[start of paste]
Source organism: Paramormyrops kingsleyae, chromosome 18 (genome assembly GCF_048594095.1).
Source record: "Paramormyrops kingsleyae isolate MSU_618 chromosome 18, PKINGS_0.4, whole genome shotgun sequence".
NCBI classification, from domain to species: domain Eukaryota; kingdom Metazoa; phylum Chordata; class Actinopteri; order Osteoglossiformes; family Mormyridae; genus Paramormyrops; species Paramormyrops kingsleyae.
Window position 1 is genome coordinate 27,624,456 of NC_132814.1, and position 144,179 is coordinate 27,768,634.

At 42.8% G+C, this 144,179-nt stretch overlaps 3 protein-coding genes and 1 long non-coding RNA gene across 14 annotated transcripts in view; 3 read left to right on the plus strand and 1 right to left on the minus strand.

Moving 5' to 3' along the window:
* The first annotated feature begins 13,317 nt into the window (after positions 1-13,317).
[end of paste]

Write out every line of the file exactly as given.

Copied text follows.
Source organism: Paramormyrops kingsleyae, chromosome 18 (genome assembly GCF_048594095.1).
Source record: "Paramormyrops kingsleyae isolate MSU_618 chromosome 18, PKINGS_0.4, whole genome shotgun sequence".
NCBI classification, from domain to species: domain Eukaryota; kingdom Metazoa; phylum Chordata; class Actinopteri; order Osteoglossiformes; family Mormyridae; genus Paramormyrops; species Paramormyrops kingsleyae.
Window position 1 is genome coordinate 27,624,456 of NC_132814.1, and position 144,179 is coordinate 27,768,634.

At 42.8% G+C, this 144,179-nt stretch overlaps 3 protein-coding genes and 1 long non-coding RNA gene across 14 annotated transcripts in view; 3 read left to right on the plus strand and 1 right to left on the minus strand.

Moving 5' to 3' along the window:
* The first annotated feature begins 13,317 nt into the window (after positions 1-13,317).